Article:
Topic: Foreign Policy and National Security

“I Don’t Think We’re Losing”

On ABC News’ This Week, George Stephanopoulos played a clip of a question posed to Army Chief of Staff Peter Schoomaker, asking whether or not we are winning in Iraq. (Podcast here, segment begins at 32:30.)

After an exceedingly long pause, Schoomaker responds by saying “I…y’know…I think I would answer that by telling you I don’t think we’re losing.”

If that’s the most affirmative response the Army Chief of Staff can offer, it’s time for a radical recalibration of our strategy. It’s a cliché at this point—but no less true—that for insurgencies to succeed, they don’t have to win; they simply have to avoid losing. And if we’re not winning, they’re not losing.

As a bonus, be sure to check out George Will lashing the neocons on the same broadcast, noting that the “magnificently misnamed neoconservatives are the most radical people in this town,” and that Bill Kristol’s recent plea for US airstrikes against Iran embodies an approach that wonders “why put off to tomorrow when you can have a war today?”

It’s enough to make you consider watching the Sunday morning talk shows. For more of Will’s wisdom, look to the upcoming Cato’s Letter, which features Will’s address at the presentation of the 2006 Friedman Prize.

Entangled in Iraq until 2016?

The Washington Times reports that U.S. military commanders believe American forces will be needed in Iraq until at least 2016.

There often are bad ideas in the arena of foreign policy. Sometimes there are very bad ideas. Occasionally, there are even monumentally bad ideas. Staying in the Iraqi snake pit for another decade belongs in the third category. As Cato scholars explain here, here, here and here, the Bush administration needs to adopt a strategy for a prompt exit from this unnessary and ill-conceived mission.

We need to have our forces out of Iraq in a matter of months, not years. And no reasonable person should want to keep our troops in harm’s way for another decade. Given the casualty rates during the first three years of this war, staying until 2016 would mean another 8,000 dead Americans. At that point, U.S. fatalities in Iraq would exceed the number the Soviet Union suffered during its ill-fated intervention in Afghanistan during the 1980s.

Remaining in Iraq for another decade while the country descends into sectarian civil war is a policy that should appeal only to masochists.

There’s No Fixing the FBI’s Computers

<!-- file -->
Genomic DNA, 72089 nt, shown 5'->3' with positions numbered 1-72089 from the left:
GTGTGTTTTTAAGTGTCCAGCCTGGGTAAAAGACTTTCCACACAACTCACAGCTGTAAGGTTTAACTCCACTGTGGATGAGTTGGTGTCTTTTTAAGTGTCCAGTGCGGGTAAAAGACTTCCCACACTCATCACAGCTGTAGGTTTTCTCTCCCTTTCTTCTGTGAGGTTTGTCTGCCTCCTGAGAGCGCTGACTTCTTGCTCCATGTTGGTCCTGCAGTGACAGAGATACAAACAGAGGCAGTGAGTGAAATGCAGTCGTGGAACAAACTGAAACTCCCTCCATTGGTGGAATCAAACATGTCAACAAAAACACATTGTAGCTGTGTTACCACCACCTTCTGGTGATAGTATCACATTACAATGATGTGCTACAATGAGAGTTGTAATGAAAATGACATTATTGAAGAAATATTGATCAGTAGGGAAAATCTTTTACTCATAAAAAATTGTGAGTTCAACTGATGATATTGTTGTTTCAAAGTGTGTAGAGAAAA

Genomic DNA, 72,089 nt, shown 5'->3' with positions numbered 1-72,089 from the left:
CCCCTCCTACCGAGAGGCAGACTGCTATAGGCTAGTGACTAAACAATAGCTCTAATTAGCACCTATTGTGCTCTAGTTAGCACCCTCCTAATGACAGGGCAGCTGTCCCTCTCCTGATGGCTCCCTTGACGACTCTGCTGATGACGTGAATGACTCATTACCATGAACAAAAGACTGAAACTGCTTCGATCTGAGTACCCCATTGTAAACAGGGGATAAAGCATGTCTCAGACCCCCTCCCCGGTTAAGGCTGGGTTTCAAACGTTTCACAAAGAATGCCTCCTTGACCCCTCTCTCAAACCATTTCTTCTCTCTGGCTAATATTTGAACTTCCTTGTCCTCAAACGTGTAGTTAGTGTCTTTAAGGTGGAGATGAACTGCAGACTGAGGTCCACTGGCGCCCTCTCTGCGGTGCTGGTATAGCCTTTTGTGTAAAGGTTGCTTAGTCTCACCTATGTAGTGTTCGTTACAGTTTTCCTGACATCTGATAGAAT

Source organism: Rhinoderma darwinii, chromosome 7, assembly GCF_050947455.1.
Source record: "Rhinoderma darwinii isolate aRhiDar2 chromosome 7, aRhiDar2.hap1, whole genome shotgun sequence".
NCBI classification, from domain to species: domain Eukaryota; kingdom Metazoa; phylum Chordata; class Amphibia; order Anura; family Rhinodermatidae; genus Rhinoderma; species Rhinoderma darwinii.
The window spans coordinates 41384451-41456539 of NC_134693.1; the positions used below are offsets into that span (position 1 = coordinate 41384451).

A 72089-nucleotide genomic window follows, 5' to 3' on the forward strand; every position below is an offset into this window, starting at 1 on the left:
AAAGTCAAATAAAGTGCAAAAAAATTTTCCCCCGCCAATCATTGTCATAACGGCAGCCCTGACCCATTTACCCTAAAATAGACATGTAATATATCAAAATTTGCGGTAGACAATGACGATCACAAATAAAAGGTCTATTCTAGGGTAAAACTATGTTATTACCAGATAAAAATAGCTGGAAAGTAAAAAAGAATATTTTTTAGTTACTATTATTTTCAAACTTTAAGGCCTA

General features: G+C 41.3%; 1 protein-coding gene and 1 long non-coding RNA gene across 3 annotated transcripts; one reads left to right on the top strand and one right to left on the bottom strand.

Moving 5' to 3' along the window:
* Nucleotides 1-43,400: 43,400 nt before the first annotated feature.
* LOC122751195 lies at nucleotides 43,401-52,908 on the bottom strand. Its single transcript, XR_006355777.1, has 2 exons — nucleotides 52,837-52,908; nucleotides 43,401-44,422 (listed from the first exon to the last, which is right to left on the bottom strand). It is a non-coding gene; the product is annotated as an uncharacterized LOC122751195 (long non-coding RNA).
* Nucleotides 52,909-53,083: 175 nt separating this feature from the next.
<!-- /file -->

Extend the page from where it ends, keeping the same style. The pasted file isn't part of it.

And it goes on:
While Congress and the Department of Justice consider mandating that ISPs retain data about all of our communications, the FBI, it seems, can’t keep its own IT systems up to date. Putting aside the irony to focus on practical matters, what will bring the FBI up to snuff? I told the reporter in the article linked just above that nothing will.

The problem is institutional; when an organization’s membership doesn’t enjoy feast or famine based on the success of the organization, very little can bring it into focus and create success. … Congressional and public oversight is a weak, weak substitute for competitive pressure.

But the FBI’s computer systems have to be fixed, don’t they? They do. And to get there, you might have to shrink the FBI and law enforcement generally — especially federal law enforcement.

Because of the nature of bureaucracies, I don’t think there is an effective management solution to the FBI’s problems with IT. The better answer occurs at a higher level of abstraction:

Too many risks and threats are being treated as public problems to be dealt with through law enforcement when they should be treated as private problems to be dealt with through security.

To illustrate: Imagine that the nation’s garages had been designed without garage doors. People finding that their lawn mowers and garden tools were being stolen could call the cops (public/law enforcement) or design and install garage doors (private/security). Much going on in Internet security and online anti-fraud these days equates to people without garage doors calling the cops. There should be more personal and corporate responsibility, less government and law enforcement.

Another example: Starting more than 30 years ago, the U.S. government started taking responsibility for airline security (public/law enforcement) rather than leaving it with airlines (private/security). In fact, President Nixon announced expansion of the air marshals program on September 11, 1970, 31 years to the day before 9/11.

Mixed responsibility allowed both the public and private sectors to avoid ownership of the risk that a flight would be commandeered and used as a weapon. After 9/11, the government took further control over airline security and absolved airlines of the liability that might have accrued to them in the courts. (I don’t think they should have been liable for the full consequences of 9/11 or would have been found liable in well-functioning courts, except perhaps for the lives of their passengers.)

The lesson that private owners of critical infrastructure across the country learned is: Failure to secure themselves will bring them protection from liability, subsidies, and government-provided security services. In other words, they have been shown that leaving their garage doors open and calling the cops is better for them than taking responsibility. (In insurance economics, this is called “moral hazard.”)

“How do you fix the FBI’s computers?” You don’t. And you won’t. That’s the best answer I know.

Does it come off as too ideological to argue that the FBI should be smaller? Consider that the management problems at the FBI are merely part of a different ideological choice: having a large federal law enforcement apparatus. It doesn’t have to be this way, and the management problems are a product of the fact that it is.

Does it come off “soft on crime” to argue that federal law enforcement should be reduced? The opposite tack — “tough on crime” — means accepting incompetent law enforcement, which is the best friend crime ever had.

“We Don’t Have a Colonial Office in the United States”

Go to any event on nation building in Washington these days, and you’ll hear endless bickering about whose fault it is Iraq hasn’t gone better. Maybe it’s DOD’s fault for commandeering the planning process. Maybe it’s the State Department’s fault for not letting Ahmed Chalabi be more involved. Maybe (this is the current favorite) we need a new Goldwater-Nichols Act to unify the bureaucracies behind the sorts of nation-building missions we find ourselves in in Iraq.